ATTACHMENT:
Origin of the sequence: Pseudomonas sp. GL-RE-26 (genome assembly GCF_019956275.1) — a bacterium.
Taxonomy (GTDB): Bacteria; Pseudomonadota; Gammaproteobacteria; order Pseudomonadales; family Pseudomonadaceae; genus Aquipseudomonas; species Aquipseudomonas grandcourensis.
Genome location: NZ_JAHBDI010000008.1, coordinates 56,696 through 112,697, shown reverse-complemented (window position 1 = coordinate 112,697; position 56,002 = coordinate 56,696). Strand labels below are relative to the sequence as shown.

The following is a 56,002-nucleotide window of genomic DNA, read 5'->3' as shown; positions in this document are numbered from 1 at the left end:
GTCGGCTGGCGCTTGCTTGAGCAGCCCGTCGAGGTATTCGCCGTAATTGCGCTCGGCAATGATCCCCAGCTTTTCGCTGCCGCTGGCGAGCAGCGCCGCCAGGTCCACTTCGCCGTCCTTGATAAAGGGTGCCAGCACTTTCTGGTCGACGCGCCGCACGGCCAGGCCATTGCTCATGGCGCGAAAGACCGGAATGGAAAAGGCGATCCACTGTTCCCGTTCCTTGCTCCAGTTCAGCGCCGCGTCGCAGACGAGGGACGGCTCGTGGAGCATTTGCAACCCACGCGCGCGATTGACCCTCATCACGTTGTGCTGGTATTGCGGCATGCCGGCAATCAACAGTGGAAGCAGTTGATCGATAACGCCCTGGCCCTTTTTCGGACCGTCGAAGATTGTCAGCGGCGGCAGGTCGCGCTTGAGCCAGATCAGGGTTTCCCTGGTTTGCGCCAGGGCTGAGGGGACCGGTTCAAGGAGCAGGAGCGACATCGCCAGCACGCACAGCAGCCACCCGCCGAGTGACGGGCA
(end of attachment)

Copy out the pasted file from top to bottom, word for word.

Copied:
Origin of the sequence: Pseudomonas sp. GL-RE-26 (genome assembly GCF_019956275.1) — a bacterium.
Taxonomy (GTDB): Bacteria; Pseudomonadota; Gammaproteobacteria; order Pseudomonadales; family Pseudomonadaceae; genus Aquipseudomonas; species Aquipseudomonas grandcourensis.
Genome location: NZ_JAHBDI010000008.1, coordinates 56,696 through 112,697, shown reverse-complemented (window position 1 = coordinate 112,697; position 56,002 = coordinate 56,696). Strand labels below are relative to the sequence as shown.

The following is a 56,002-nucleotide window of genomic DNA, read 5'->3' as shown; positions in this document are numbered from 1 at the left end:
GTCGGCTGGCGCTTGCTTGAGCAGCCCGTCGAGGTATTCGCCGTAATTGCGCTCGGCAATGATCCCCAGCTTTTCGCTGCCGCTGGCGAGCAGCGCCGCCAGGTCCACTTCGCCGTCCTTGATAAAGGGTGCCAGCACTTTCTGGTCGACGCGCCGCACGGCCAGGCCATTGCTCATGGCGCGAAAGACCGGAATGGAAAAGGCGATCCACTGTTCCCGTTCCTTGCTCCAGTTCAGCGCCGCGTCGCAGACGAGGGACGGCTCGTGGAGCATTTGCAACCCACGCGCGCGATTGACCCTCATCACGTTGTGCTGGTATTGCGGCATGCCGGCAATCAACAGTGGAAGCAGTTGATCGATAACGCCCTGGCCCTTTTTCGGACCGTCGAAGATTGTCAGCGGCGGCAGGTCGCGCTTGAGCCAGATCAGGGTTTCCCTGGTTTGCGCCAGGGCTGAGGGGACCGGTTCAAGGAGCAGGAGCGACATCGCCAGCACGCACAGCAGCCACCCGCCGAGTGACGGGCA